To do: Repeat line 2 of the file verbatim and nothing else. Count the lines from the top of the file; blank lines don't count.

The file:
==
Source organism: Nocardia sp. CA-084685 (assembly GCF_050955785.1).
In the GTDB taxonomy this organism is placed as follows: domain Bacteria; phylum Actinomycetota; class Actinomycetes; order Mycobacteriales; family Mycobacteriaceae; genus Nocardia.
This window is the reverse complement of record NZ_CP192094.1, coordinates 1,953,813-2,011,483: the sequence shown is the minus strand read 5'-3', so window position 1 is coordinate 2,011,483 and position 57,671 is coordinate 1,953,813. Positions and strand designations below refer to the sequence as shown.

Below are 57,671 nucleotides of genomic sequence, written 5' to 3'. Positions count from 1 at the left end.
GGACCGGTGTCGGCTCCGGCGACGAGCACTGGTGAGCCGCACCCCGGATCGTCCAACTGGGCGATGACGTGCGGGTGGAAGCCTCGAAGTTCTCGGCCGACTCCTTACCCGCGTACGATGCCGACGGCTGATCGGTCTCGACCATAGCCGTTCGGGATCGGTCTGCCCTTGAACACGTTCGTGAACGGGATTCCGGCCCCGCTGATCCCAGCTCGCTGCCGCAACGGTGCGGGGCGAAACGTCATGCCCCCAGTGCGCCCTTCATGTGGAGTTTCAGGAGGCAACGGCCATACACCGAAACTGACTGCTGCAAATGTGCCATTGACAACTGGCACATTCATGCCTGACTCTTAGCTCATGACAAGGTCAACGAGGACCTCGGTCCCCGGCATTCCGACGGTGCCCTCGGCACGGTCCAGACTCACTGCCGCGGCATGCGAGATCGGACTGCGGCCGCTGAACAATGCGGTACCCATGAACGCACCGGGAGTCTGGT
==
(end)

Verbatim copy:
In the GTDB taxonomy this organism is placed as follows: domain Bacteria; phylum Actinomycetota; class Actinomycetes; order Mycobacteriales; family Mycobacteriaceae; genus Nocardia.